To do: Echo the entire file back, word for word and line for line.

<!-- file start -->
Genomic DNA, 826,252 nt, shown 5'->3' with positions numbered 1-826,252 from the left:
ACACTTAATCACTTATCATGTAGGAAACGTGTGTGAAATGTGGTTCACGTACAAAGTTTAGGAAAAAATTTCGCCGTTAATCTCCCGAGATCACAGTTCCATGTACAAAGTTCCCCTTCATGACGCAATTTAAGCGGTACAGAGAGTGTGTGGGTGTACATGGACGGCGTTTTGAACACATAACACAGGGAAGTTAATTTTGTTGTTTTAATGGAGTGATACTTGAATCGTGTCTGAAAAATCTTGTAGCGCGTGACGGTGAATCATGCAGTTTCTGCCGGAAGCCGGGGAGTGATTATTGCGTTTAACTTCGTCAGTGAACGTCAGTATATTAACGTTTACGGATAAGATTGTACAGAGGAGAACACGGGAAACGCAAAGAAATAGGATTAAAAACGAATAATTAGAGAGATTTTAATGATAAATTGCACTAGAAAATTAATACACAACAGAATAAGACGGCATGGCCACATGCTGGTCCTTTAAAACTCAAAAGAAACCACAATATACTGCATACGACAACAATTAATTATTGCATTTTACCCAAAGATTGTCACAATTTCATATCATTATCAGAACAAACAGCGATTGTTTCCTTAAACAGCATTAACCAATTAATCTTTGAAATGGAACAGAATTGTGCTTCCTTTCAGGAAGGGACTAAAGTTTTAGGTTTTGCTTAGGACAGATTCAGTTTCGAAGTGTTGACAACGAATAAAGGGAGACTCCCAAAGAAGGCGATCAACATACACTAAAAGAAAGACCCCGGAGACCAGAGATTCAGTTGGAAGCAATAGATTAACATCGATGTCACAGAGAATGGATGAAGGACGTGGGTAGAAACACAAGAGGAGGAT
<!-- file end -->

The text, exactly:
Genomic DNA, 826,252 nt, shown 5'->3' with positions numbered 1-826,252 from the left:
ACACTTAATCACTTATCATGTAGGAAACGTGTGTGAAATGTGGTTCACGTACAAAGTTTAGGAAAAAATTTCGCCGTTAATCTCCCGAGATCACAGTTCCATGTACAAAGTTCCCCTTCATGACGCAATTTAAGCGGTACAGAGAGTGTGTGGGTGTACATGGACGGCGTTTTGAACACATAACACAGGGAAGTTAATTTTGTTGTTTTAATGGAGTGATACTTGAATCGTGTCTGAAAAATCTTGTAGCGCGTGACGGTGAATCATGCAGTTTCTGCCGGAAGCCGGGGAGTGATTATTGCGTTTAACTTCGTCAGTGAACGTCAGTATATTAACGTTTACGGATAAGATTGTACAGAGGAGAACACGGGAAACGCAAAGAAATAGGATTAAAAACGAATAATTAGAGAGATTTTAATGATAAATTGCACTAGAAAATTAATACACAACAGAATAAGACGGCATGGCCACATGCTGGTCCTTTAAAACTCAAAAGAAACCACAATATACTGCATACGACAACAATTAATTATTGCATTTTACCCAAAGATTGTCACAATTTCATATCATTATCAGAACAAACAGCGATTGTTTCCTTAAACAGCATTAACCAATTAATCTTTGAAATGGAACAGAATTGTGCTTCCTTTCAGGAAGGGACTAAAGTTTTAGGTTTTGCTTAGGACAGATTCAGTTTCGAAGTGTTGACAACGAATAAAGGGAGACTCCCAAAGAAGGCGATCAACATACACTAAAAGAAAGACCCCGGAGACCAGAGATTCAGTTGGAAGCAATAGATTAACATCGATGTCACAGAGAATGGATGAAGGACGTGGGTAGAAACACAAGAGGAGGAT